Is Network Automation Essential for Network Security?

Author
Terry Slattery
Principal Architect

If your business is not using network automation, there’s a good chance that there’s a security vulnerability lurking in your network. Remember the T-Mobile data breach? It started through an improperly secured router. How do you make sure a similar event can’t happen in your network?

Implementing good network security can be much less expensive than the cost of a cybersecurity breach. Just look at the ransomware demand prices, the cost of remediating an attack, or the reputational cost to your business. And if you were to pay a ransom to return to business, you’d still have to implement security enhancements in order to avoid being victimized again, potentially by the same attacker.

Your business needs to use automation to avoid leaving any doors open to attack.

Preparing for Network Automation – Culture and Policies

The network and security teams must work together. Some organizations support separate silos for these two functions, putting them at a disadvantage relative to teams that work together. A culture change may be needed, particularly if the security team has a “need-to-know” attitude.

The combined team will need to create and maintain network policies that provide security while supporting the business. Policy elements include things like the use of multi-factor logins, network segmentation, application traffic white-listing, and regular software and OS updates. Don’t hesitate to bring in a security consultant to evaluate policies and the overall security design.

Policies translate into network configuration templates and automation tasks. Firewall configuration templates are obvious but don’t forget about templates for other configuration elements like security event logging, Wi-Fi security, network device security, and network segmentation.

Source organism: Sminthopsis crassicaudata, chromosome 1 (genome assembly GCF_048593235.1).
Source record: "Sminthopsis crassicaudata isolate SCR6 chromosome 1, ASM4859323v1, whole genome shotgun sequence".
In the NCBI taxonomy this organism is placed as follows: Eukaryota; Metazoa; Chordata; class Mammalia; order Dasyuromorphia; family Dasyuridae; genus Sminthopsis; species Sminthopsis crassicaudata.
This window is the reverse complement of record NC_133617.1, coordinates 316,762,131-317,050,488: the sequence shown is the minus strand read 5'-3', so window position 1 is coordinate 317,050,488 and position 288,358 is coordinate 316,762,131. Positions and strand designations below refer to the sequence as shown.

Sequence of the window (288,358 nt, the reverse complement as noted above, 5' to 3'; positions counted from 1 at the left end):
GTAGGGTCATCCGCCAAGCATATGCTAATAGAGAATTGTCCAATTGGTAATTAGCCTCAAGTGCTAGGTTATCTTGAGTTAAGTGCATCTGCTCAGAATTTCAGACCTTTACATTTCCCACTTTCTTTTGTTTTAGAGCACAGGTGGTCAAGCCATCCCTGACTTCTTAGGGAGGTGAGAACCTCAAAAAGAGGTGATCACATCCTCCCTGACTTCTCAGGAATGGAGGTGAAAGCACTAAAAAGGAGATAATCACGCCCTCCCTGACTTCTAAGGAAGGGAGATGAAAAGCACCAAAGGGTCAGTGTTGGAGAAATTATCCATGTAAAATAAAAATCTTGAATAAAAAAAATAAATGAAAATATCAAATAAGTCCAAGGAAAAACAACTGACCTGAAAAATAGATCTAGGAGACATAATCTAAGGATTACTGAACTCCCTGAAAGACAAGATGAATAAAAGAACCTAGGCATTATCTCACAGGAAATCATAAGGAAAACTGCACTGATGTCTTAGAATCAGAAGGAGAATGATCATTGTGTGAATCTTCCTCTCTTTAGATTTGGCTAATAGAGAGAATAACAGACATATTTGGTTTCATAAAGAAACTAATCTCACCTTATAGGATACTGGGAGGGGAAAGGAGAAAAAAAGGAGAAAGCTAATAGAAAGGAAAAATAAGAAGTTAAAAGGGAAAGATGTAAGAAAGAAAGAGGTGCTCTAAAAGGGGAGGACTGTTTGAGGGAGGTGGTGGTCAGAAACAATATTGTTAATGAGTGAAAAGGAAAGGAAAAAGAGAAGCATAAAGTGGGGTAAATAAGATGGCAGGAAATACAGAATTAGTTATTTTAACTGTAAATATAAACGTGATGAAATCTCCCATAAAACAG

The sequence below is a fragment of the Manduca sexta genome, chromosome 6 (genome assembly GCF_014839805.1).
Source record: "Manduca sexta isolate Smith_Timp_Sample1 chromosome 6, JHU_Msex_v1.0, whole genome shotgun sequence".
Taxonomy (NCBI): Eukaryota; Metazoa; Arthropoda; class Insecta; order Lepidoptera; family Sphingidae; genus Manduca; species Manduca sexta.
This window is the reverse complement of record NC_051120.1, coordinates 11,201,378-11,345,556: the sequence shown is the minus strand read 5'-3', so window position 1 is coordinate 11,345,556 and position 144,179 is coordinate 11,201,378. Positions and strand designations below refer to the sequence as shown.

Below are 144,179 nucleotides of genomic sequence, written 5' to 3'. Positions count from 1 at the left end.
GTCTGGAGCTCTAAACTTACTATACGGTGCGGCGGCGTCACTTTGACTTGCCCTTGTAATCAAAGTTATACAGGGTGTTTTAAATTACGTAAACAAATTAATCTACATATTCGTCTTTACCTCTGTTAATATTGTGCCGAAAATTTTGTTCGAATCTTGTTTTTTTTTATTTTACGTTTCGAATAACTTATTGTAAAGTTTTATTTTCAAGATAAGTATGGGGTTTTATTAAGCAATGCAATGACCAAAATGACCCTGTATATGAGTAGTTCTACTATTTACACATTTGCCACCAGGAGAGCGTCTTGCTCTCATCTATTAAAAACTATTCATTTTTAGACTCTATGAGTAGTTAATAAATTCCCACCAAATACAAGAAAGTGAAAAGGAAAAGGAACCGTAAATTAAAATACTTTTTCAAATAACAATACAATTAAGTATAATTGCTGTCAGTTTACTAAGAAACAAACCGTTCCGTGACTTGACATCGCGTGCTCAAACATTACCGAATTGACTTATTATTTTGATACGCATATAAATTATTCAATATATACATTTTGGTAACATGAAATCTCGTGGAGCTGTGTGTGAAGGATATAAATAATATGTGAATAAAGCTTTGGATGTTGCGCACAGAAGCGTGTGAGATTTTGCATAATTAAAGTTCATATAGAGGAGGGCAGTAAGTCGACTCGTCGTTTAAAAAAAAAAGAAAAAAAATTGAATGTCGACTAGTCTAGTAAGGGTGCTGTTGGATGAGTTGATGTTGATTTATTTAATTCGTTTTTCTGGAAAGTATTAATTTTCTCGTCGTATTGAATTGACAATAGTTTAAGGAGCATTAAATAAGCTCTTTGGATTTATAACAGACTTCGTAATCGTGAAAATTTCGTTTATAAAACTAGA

Applying Automation

Automated network discovery is the first step, providing the team with a comprehensive accounting of what’s on the network. Hardware models and software version information from discovery must be checked against PSIRT (product security incident response team) and CVE (common vulnerabilities and exposures) announcements to report known vulnerabilities. You should expect commercial automation products to include this function. The vast majority of breaches are due to known vulnerabilities, and your team should be responsive to any findings.

The automation process must then verify that all network devices are compliant with the configuration templates and operation policies (a process sometimes called configuration audit). It’s a good idea to perform this check when configurations change and at least daily. A separate check, called configuration drift, reports on configuration changes. The network/security team should use a drift to track changes and audit for policy compliance.

Testing with Automation

Automation can be applied to security testing as well. Consider using an external security scanning service to identify vulnerabilities that are visible from the Internet. This matches the process that the bad actors use to find the chink in your company’s security armor. As with the PSIRT/CVE process, it is important to promptly address any deficiencies. In one example, an unprotected IoT device was scanned and hacked within an hour of being installed. This emphasizes that any external security scanning service must support initiating a scan whenever a change is made to the Internet-facing part of your network. If you want an in-depth security analysis, employ a penetration testing company on a periodic basis.

Responding with Automation

Automation isn’t just for the initial configuration. It also applies when your network is being attacked. You’ll need an incident response plan and the tools to help you contain an attacker and recover. Different attacks will need different responses. Remediating ransomware will be different than closing off an attacker’s access to your network and different still from handling denial of service attacks. Automated tools for quickly segmenting the network are essential.

The bad actors are using automation to attack your network.  Responding with manual processes that just can’t keep up is no longer an option.